July 31, 2003 |
Oil giant ChevronTexaco Corp. raised its quarterly dividend 3 cents to 73 cents a share, marking the first increase since shortly after the merger of Chevron Corp. and Texaco Corp. in late 2001. The San Ramon, Calif.-based company said the 4.3% dividend hike increases the total annual payout to its shareholders for the 16th straight year. At current rates, ChevronTexaco holders will receive $2.86 per share in dividends this year, up from $2.80 in 2002, and $2.65 in 2001 on Chevron shares.
June 25, 2003 |
ChevronTexaco Corp., the second-largest U.S. oil company, said it would load a tanker Saturday with Iraqi crude oil at the Persian Gulf port of Mina al Bakr and ship it to a refinery on the U.S. West Coast. The San Ramon, Calif.-based oil company bought 2 million barrels of Basrah light crude oil this month. Iraqi oil was pumped onto a tanker Sunday at the Turkish Mediterranean port of Ceyhan, Iraq's first exports since the start of the U.S.-led war in March.
June 20, 2002 |
ChevronTexaco Corp., the second-biggest U.S. oil company, said it expects an additional $400 million in savings from the merger of Chevron Corp. and Texaco Inc. by April, up 22% from earlier estimates. The San Francisco-based company increased the annual savings target to $2.2 billion and said it expects to meet the previous goal of cutting $1.8 billion in costs by October.
May 10, 2005 |
ChevronTexaco Corp., the second-biggest U.S. oil company, shortened its name Monday to Chevron Corp., reverting to the title used before the company's $39-billion acquisition of Texaco Inc. in October 2001. Chief Executive David O'Reilly said the name change would "present a clear, strong and unified presence in the global marketplace." The company agreed April 4 to acquire El Segundo-based Unocal Corp. for $16.
June 3, 2003 |
Bringing some much-needed electrons to California, a Kern County power plant owned by Edison International and ChevronTexaco Corp. began expanded commercial operation Monday, a month ahead of schedule. The Sunrise power plant, which began operating in June 2001 at 325 megawatts, now is capable of generating 570 megawatts, the two companies said. That's enough to serve nearly 500,000 homes. The plant is owned equally by Rosemead-based Edison and San Ramon, Calif.
February 26, 2004 |
ChevronTexaco Corp. is buying the house that Enron built but never lived in. The San Ramon, Calif.-based oil giant wouldn't say Wednesday how much it was spending on the glass-clad 40-story Houston tower. But if the sale goes through in March, it means the former Enron Corp. property can end its inglorious reign as the nation's largest corporate ghost ship.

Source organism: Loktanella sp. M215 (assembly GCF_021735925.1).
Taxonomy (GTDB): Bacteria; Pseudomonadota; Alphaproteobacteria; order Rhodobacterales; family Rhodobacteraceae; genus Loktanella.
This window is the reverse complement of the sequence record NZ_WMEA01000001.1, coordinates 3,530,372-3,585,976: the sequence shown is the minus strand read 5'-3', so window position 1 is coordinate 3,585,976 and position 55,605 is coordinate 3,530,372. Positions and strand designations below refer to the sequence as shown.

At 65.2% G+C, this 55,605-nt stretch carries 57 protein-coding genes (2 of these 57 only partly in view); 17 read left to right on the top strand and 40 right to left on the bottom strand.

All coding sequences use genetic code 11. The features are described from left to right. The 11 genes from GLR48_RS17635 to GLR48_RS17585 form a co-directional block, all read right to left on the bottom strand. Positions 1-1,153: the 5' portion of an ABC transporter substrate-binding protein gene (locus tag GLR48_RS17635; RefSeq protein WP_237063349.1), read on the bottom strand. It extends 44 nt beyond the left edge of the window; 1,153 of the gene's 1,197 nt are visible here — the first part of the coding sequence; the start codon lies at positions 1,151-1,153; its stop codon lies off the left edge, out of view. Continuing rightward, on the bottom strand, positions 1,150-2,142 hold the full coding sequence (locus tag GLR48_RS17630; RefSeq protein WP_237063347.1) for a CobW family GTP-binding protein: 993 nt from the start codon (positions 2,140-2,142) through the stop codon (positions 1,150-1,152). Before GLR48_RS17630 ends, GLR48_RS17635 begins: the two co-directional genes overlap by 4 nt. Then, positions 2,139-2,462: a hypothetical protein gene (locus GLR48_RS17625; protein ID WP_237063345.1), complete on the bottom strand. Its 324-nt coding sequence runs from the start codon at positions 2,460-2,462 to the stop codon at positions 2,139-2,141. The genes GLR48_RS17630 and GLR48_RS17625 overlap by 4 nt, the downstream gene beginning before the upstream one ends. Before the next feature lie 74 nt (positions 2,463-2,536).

January 7, 2005 |
ChevronTexaco Corp., the second-largest U.S. oil company, said Thursday that it had received a permit from Mexico to construct a liquefied natural -gas import terminal off the coast of Baja California to capitalize on growing demand for the fuel. The proposed terminal would be able to process 700 million cubic feet of gas a day. It would be located 8 miles offshore from Tijuana -- within reach of gas markets in Mexico and Southern California.
October 31, 2003 |
ChevronTexaco Corp. on Thursday unveiled plans to build a $650-million natural gas terminal off the coast of Tijuana that could boost imports of the fuel to California and the West by the end of 2007. The proposal follows an August announcement by the San Ramon, Calif.
December 10, 2004 |
ChevronTexaco Corp., the second-largest U.S. oil company, named Vice Chairman Peter Robertson to a newly created office of the chairman on Thursday, putting him in place to succeed Chairman and Chief Executive David O'Reilly. O'Reilly and Robertson, both 57, will jointly oversee operations and strategy, the San Ramon, Calif., company said. "They are anointing a successor," said Timothy Ghriskey, who manages $650 million as chief investment officer at New York-based Solaris Investment Management.
March 24, 2003 |
The Nigerian unit of U.S. oil company ChevronTexaco Corp. said Sunday that it had shut all operations in the western Niger Delta because of ethnic fighting in the area. The action followed the San Ramon, Calif.-based company's decision to relocate its workers from the Escravos export terminal and offshore platforms because of ethnic warfare ravaging the area, Chevron said.